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Manitoba seeing spike in youth suicide rate

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This report contains details referencing suicide some viewers may find distressing.

Communities and advocates are calling for change to help young people struggling with thoughts of self-harm.

Every day Sheena Girouard, Inner City Youth Alive’s Engage Education director, works with young people who've been out of school for several years.

"A good chunk of them are suffering with suicide ideation. Suicide thoughts. Some have plans. We made sure that we're trained to assist them,” Girouard said.

Girouard says isolation is a major factor.

"They're looking for somebody to listen to them. They're looking for their voice to be heard. To be validated. To be understood."

A new report from the Manitoba Advocate for Children and Youth shows 37 people 21 or younger died by suicide in the past year.

Sherry Gott, the Manitoba Advocate for Children and Youth says COVID-19 isolation impacted young Manitobans.

“Not being allowed to enter schools because of the pandemic and lockdown. I think just a culmination of that and the lack of resources in the area of mental health support,” Gott said. “Seventy per cent of the suicides were in First Nations communities where there is a lack of support and service.”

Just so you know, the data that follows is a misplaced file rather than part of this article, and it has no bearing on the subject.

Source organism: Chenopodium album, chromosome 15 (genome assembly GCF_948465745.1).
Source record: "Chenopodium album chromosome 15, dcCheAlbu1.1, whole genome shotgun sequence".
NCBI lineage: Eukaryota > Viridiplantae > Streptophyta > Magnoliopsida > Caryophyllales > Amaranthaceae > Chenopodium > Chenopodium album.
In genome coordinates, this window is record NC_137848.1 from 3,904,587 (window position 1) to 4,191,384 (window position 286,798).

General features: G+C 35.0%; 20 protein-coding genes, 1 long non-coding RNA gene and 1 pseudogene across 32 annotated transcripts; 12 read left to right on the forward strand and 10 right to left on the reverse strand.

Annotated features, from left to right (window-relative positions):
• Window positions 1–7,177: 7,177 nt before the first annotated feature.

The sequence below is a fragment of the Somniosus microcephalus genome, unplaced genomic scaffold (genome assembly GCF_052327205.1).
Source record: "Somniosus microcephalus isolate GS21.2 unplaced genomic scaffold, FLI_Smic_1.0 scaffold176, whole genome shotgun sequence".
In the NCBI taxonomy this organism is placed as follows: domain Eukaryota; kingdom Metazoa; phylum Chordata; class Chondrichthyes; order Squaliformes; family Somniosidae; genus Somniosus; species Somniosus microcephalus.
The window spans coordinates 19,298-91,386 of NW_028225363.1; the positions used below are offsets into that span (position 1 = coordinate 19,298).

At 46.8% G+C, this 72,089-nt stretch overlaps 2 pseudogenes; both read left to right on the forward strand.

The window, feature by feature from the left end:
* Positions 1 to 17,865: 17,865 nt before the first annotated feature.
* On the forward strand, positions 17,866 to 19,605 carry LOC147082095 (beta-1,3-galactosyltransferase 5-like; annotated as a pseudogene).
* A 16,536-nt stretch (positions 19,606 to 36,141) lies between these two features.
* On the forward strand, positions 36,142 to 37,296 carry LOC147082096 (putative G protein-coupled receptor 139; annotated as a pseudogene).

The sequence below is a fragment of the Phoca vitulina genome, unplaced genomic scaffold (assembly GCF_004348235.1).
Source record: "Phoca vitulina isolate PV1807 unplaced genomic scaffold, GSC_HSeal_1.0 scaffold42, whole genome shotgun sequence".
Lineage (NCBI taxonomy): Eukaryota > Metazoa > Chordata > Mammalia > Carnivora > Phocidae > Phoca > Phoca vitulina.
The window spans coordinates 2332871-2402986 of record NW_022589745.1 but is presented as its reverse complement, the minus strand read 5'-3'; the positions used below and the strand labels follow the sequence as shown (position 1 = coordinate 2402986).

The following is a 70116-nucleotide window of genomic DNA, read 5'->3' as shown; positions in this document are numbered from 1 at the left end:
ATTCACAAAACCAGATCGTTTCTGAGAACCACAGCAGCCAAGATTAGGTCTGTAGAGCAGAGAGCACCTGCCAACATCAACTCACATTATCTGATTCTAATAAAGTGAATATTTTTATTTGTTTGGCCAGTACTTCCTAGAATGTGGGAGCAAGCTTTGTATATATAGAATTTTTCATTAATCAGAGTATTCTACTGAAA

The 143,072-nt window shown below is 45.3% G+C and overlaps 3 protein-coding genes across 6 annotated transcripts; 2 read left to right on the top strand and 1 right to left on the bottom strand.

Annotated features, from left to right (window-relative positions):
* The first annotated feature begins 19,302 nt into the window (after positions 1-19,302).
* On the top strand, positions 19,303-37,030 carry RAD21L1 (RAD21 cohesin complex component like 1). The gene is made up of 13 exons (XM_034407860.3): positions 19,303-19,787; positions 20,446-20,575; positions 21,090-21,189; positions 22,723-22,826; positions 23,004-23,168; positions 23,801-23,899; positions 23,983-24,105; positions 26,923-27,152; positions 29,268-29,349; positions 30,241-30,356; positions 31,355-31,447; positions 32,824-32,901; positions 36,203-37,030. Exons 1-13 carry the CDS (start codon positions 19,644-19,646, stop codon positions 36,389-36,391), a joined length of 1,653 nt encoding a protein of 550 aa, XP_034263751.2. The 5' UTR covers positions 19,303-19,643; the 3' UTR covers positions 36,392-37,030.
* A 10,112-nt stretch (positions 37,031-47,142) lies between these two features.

Manitoba Keewatinowi Okimakanak Grand Chief Garrison Settee says First Nations youth need more resources to meet youth where they are, especially in northern communities where suicide is felt by the entire community.

“I think it has a more profound impact on small communities. Everybody knows about it and everybody is affected by it. And its small communities that are isolated,” Settee said. “We have to work with the educational system to make sure there is a program and there's a strategy to make sure to address these things before they're happening.”

Bernadette Smith - the minister responsible for mental health - said in a statement, “We are currently implementing a provincially coordinated suicide prevention strategy including a focus on our relatives in northern and Indigenous communities and 2SLGBTQ+ youth that are over-represented in these alarming statistics."

She says that includes listening to youth.

Kent Dueck - founder of Inner City Youth Alive - says there needs to be more resources dedicated to doing just that.

"It's something that you have to just be comfortable and well versed in just bringing up the topic,” Dueck said.

Dueck says the community is at a tipping point and things need to change soon.  

If you are in crisis and looking for support other than the police, you can call 211 to be connected to the appropriate agency or go to mb.211.ca to find a list of available crisis resources.

Help is also available from the Manitoba Suicide Prevention and Support Line at 1-877-435-7170 or by visiting reasontolive.ca.

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